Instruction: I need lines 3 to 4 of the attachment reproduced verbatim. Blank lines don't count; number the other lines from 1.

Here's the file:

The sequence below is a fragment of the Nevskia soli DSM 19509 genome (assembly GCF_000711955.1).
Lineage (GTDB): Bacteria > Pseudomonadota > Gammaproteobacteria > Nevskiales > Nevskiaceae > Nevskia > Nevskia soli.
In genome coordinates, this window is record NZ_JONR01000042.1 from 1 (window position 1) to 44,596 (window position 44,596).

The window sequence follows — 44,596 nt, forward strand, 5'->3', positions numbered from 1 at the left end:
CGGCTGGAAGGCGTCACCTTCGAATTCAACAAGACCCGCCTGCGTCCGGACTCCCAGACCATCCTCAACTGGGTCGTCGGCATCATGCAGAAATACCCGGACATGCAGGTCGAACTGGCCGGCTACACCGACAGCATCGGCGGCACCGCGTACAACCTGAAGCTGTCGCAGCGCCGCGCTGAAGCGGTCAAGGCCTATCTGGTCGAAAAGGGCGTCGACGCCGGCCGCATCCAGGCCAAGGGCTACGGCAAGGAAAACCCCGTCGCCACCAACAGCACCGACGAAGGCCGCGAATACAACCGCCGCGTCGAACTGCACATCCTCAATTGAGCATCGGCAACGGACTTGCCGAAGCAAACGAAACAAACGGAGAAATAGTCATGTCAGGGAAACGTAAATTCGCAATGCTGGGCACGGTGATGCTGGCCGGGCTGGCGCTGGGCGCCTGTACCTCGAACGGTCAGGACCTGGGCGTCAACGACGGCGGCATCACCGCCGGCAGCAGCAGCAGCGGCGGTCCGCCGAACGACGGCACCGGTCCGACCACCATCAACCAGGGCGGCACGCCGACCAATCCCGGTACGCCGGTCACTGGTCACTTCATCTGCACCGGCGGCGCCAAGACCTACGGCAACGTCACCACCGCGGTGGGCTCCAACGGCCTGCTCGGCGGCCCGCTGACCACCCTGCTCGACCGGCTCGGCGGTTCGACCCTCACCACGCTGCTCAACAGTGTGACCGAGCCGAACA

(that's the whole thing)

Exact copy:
In genome coordinates, this window is record NZ_JONR01000042.1 from 1 (window position 1) to 44,596 (window position 44,596).

The window sequence follows — 44,596 nt, forward strand, 5'->3', positions numbered from 1 at the left end: